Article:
Just because you need to work during the summer doesn't mean you also don't need down time, writes Nate Kreuter.
With summer approaching, Maria Shine Stewart explores ways to cultivate kinder campus spaces all year long through the three “n’s”: noticing, navigating, nurturing.
Elizabeth Simmons offers tips on finding the resources you need to get your great idea off the ground.
Sue V. Rosser writes about the importance of looking for signals -- both in policies and in attitudes -- in evaluating whether a department will be supportive of female scientists.
Balancing responsibilities is the most difficult part of an academic career, writes Nate Kreuter. And that's true even in summer, when some duties may not be present (and you may not be getting paid).
Patrick Sanaghan and Kimberly Eberbach offer practical advice on reaching out to constituents, managing the staff and setting the agenda.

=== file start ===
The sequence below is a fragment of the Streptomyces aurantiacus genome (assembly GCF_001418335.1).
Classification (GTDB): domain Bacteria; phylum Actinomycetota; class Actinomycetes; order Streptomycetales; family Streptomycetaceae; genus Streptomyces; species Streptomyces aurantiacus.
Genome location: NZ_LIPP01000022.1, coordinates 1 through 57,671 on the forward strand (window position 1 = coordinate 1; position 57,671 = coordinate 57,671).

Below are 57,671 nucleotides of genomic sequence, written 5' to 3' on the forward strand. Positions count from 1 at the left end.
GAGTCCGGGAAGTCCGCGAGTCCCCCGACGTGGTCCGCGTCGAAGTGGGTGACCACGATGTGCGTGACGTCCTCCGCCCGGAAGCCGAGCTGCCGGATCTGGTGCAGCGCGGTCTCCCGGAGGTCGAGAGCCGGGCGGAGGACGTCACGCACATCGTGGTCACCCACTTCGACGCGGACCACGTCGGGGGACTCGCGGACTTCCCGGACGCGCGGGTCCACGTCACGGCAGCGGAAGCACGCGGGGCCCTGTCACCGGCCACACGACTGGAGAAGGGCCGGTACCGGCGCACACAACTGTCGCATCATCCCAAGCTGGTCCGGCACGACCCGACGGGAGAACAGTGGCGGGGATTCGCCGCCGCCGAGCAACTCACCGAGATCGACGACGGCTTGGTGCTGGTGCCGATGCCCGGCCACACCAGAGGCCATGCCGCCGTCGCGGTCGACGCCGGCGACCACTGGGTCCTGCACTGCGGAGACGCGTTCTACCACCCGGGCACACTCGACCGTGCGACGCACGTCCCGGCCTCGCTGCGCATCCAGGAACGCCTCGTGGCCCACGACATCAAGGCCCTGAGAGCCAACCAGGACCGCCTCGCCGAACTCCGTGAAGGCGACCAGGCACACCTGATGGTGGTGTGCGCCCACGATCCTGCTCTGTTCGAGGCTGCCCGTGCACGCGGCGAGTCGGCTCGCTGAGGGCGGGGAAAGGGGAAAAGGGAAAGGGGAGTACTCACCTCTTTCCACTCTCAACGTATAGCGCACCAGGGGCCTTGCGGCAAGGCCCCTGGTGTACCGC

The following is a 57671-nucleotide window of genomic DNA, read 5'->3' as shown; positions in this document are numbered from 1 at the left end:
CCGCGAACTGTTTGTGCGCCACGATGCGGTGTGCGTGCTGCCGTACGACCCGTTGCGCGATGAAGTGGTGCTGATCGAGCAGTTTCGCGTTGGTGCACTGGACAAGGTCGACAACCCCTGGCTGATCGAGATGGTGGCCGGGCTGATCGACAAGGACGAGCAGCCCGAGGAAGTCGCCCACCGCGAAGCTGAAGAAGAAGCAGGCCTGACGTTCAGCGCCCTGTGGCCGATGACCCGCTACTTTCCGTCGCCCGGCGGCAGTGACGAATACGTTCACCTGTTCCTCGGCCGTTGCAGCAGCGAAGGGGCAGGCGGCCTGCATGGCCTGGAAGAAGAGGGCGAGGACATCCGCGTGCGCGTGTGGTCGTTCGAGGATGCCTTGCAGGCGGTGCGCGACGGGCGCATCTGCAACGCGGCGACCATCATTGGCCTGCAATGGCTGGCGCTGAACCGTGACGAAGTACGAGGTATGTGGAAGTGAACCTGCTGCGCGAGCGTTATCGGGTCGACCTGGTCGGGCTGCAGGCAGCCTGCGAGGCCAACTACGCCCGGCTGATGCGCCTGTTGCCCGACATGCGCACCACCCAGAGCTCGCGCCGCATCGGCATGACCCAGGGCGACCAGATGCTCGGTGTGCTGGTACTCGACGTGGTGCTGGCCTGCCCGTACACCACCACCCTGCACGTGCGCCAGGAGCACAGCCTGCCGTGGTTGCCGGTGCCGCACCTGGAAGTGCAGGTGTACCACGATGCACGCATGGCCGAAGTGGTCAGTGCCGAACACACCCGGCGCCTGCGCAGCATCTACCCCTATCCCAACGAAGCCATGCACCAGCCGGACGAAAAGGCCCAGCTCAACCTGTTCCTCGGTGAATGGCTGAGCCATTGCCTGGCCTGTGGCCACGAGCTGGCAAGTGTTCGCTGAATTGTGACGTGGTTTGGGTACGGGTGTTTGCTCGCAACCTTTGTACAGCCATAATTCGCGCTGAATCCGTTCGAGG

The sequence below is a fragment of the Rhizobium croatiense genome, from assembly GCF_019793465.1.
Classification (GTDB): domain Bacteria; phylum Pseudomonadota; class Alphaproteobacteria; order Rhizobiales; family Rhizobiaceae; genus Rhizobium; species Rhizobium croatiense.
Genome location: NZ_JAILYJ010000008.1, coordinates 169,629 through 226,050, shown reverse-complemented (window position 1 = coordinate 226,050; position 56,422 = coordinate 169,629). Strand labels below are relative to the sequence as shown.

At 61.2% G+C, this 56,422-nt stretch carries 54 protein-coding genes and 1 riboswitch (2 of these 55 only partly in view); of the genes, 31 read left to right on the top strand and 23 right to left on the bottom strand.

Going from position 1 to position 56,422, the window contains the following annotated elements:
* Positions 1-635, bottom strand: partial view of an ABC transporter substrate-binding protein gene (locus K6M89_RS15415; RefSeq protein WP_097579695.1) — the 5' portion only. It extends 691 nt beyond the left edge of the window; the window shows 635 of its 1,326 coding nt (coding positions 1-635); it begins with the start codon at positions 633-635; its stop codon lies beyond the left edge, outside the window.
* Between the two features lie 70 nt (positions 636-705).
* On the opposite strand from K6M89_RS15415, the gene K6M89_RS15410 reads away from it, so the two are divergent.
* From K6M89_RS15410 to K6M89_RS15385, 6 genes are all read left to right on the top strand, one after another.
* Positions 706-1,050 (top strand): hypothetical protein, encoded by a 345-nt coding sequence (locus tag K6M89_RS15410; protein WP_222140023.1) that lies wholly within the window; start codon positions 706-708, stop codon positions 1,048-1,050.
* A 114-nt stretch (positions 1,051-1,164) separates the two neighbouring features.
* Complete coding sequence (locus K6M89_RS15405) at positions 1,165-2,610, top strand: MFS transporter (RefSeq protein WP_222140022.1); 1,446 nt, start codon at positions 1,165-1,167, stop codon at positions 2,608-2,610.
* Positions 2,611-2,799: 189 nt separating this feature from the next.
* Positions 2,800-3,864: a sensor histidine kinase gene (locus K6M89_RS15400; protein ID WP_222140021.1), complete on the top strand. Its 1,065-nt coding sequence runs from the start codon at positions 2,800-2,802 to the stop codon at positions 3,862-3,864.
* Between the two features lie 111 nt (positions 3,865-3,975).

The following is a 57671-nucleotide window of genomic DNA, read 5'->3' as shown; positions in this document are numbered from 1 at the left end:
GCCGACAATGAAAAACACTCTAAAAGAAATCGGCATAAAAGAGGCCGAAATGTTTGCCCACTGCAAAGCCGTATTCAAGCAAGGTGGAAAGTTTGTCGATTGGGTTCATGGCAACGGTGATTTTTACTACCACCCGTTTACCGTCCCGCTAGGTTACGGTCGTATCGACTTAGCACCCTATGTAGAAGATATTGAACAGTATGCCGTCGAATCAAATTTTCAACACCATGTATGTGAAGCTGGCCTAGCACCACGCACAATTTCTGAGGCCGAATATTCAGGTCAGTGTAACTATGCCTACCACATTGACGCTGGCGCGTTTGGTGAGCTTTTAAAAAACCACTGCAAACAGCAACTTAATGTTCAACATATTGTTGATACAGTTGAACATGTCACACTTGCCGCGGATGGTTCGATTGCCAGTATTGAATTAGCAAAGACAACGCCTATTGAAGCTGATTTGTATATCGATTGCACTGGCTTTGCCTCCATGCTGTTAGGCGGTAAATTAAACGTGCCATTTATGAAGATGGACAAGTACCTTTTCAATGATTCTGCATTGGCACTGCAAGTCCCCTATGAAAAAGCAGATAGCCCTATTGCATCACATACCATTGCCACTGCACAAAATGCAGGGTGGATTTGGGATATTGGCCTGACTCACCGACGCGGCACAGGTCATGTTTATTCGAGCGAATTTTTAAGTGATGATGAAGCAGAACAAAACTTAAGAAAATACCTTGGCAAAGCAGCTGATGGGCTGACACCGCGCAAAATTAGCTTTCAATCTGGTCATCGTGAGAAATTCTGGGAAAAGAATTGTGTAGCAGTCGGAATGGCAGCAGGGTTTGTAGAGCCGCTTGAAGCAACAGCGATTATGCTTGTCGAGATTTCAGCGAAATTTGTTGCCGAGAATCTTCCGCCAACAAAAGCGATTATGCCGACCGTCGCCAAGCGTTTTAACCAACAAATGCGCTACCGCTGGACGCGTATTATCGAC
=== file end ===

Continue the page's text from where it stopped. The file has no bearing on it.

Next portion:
Patrick Sanaghan and Kimberly Eberbach suggest the questions a new campus leader should ask, and offer advice on listening skills.
Humanities and social science instructors should help undergraduates learn how to recognize and describe their higher order skills as they hit the job market, Casey Wiley writes.
Felicia B. LeClere rejects the idea that the only reason to get a Ph.D. is for an academic career.
Grad students and junior faculty members need to weigh carefully the choices associated with working with an established scholar vs. pursuing their own projects, writes Sue V. Rosser.
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